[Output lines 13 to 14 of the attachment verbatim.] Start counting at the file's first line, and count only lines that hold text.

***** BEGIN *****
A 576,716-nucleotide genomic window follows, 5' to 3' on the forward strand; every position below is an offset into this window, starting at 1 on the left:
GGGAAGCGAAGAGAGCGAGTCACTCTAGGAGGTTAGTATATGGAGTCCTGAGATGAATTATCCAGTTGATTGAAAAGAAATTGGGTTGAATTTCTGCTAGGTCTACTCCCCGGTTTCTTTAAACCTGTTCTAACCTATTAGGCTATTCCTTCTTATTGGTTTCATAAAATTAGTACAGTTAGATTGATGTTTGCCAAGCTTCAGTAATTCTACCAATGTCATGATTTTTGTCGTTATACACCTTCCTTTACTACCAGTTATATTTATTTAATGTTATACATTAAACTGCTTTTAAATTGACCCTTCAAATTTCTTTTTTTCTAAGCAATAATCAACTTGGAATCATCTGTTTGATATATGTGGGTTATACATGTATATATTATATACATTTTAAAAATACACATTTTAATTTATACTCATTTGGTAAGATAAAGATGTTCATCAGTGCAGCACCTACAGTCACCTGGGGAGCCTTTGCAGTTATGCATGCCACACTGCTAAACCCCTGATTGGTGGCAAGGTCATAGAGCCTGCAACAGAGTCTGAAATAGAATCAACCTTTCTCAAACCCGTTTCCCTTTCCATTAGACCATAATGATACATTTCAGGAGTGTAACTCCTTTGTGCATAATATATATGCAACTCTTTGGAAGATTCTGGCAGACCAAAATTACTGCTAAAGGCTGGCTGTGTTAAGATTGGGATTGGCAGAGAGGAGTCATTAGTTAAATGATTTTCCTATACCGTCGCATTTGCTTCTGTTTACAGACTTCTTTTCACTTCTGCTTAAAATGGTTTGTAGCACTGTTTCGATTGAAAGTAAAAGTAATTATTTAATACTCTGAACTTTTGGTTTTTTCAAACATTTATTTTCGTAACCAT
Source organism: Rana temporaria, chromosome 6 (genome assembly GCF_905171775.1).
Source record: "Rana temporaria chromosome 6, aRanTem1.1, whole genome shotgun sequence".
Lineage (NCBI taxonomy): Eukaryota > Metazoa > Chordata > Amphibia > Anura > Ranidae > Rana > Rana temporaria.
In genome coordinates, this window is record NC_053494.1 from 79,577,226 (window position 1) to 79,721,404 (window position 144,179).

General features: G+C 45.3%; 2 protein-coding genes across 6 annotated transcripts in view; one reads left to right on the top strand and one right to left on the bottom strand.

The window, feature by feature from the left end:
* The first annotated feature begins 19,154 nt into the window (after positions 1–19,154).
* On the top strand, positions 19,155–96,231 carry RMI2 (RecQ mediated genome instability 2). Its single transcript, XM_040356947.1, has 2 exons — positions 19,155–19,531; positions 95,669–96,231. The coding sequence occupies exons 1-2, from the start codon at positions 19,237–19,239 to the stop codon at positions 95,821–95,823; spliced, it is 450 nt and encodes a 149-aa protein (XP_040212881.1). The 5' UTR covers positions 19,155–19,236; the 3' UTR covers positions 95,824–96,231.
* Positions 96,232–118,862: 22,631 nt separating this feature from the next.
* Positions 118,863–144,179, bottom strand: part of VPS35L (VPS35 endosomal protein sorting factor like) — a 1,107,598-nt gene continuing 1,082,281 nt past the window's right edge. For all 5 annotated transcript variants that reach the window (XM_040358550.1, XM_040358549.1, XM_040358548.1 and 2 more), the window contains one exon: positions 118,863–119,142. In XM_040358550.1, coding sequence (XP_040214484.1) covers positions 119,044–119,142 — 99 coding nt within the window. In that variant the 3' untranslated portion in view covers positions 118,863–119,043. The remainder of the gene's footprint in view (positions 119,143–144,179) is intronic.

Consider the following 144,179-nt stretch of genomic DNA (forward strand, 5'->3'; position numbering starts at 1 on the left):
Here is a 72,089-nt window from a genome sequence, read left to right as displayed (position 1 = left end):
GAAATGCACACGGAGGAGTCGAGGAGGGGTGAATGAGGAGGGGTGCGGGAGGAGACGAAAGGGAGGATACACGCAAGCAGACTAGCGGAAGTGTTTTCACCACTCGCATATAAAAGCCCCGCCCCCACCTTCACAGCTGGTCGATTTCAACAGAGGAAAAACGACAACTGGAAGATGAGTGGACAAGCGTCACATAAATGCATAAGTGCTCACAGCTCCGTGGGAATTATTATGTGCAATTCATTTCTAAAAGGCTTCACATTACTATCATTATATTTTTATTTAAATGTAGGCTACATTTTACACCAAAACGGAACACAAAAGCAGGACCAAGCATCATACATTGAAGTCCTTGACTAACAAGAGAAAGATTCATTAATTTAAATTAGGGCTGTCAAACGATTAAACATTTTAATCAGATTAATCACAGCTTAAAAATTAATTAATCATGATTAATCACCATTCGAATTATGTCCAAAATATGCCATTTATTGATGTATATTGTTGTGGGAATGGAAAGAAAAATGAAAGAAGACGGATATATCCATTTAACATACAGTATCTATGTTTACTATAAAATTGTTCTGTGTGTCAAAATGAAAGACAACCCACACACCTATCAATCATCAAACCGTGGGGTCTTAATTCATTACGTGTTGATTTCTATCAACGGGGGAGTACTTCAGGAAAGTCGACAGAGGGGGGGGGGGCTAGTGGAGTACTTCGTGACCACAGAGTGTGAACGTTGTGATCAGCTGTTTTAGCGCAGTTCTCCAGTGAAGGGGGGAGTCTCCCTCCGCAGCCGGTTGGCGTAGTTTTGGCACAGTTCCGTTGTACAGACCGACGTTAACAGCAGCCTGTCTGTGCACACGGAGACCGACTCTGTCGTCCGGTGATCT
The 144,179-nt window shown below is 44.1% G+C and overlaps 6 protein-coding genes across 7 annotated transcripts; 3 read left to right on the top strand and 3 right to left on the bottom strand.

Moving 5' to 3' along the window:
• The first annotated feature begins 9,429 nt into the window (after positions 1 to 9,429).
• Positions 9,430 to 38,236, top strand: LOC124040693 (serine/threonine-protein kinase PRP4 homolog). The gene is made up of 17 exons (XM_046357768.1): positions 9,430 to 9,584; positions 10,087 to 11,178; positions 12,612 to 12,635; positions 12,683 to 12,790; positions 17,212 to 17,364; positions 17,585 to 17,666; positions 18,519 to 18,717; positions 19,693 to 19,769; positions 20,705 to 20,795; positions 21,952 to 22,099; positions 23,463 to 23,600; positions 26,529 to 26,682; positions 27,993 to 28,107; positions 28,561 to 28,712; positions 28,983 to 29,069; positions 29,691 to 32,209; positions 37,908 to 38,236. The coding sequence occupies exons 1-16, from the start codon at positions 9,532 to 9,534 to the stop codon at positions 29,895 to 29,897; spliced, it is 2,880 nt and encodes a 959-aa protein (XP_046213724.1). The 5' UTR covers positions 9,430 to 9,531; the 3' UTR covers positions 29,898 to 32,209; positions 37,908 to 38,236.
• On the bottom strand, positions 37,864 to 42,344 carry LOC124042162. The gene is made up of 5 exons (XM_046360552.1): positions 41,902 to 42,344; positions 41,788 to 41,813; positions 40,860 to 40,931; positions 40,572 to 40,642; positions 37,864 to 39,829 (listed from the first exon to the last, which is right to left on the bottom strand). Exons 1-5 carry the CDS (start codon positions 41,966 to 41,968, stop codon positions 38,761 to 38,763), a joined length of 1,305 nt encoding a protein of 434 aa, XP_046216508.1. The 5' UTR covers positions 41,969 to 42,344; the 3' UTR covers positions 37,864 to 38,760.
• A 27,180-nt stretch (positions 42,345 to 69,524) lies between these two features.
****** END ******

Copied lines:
Consider the following 144,179-nt stretch of genomic DNA (forward strand, 5'->3'; position numbering starts at 1 on the left):
Here is a 72,089-nt window from a genome sequence, read left to right as displayed (position 1 = left end):